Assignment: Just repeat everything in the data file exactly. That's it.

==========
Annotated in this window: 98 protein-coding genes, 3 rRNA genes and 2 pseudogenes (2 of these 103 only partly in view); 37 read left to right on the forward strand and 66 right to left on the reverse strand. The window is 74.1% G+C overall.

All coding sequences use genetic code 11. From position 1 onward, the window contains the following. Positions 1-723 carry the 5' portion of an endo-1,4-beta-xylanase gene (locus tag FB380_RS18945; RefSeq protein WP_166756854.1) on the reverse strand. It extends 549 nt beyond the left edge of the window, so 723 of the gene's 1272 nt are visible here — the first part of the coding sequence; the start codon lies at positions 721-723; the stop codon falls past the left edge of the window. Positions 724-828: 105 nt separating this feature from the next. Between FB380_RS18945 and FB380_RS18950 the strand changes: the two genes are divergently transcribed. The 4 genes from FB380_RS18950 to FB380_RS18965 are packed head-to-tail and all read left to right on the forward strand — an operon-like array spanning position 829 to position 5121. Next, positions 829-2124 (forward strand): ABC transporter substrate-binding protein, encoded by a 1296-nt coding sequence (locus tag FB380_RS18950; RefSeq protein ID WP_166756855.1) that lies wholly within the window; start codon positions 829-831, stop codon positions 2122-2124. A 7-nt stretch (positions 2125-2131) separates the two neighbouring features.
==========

Annotated in this window: 98 protein-coding genes, 3 rRNA genes and 2 pseudogenes (2 of these 103 only partly in view); 37 read left to right on the forward strand and 66 right to left on the reverse strand. The window is 74.1% G+C overall.

All coding sequences use genetic code 11. From position 1 onward, the window contains the following. Positions 1-723 carry the 5' portion of an endo-1,4-beta-xylanase gene (locus tag FB380_RS18945; RefSeq protein WP_166756854.1) on the reverse strand. It extends 549 nt beyond the left edge of the window, so 723 of the gene's 1272 nt are visible here — the first part of the coding sequence; the start codon lies at positions 721-723; the stop codon falls past the left edge of the window. Positions 724-828: 105 nt separating this feature from the next. Between FB380_RS18945 and FB380_RS18950 the strand changes: the two genes are divergently transcribed. The 4 genes from FB380_RS18950 to FB380_RS18965 are packed head-to-tail and all read left to right on the forward strand — an operon-like array spanning position 829 to position 5121. Next, positions 829-2124 (forward strand): ABC transporter substrate-binding protein, encoded by a 1296-nt coding sequence (locus tag FB380_RS18950; RefSeq protein ID WP_166756855.1) that lies wholly within the window; start codon positions 829-831, stop codon positions 2122-2124. A 7-nt stretch (positions 2125-2131) separates the two neighbouring features.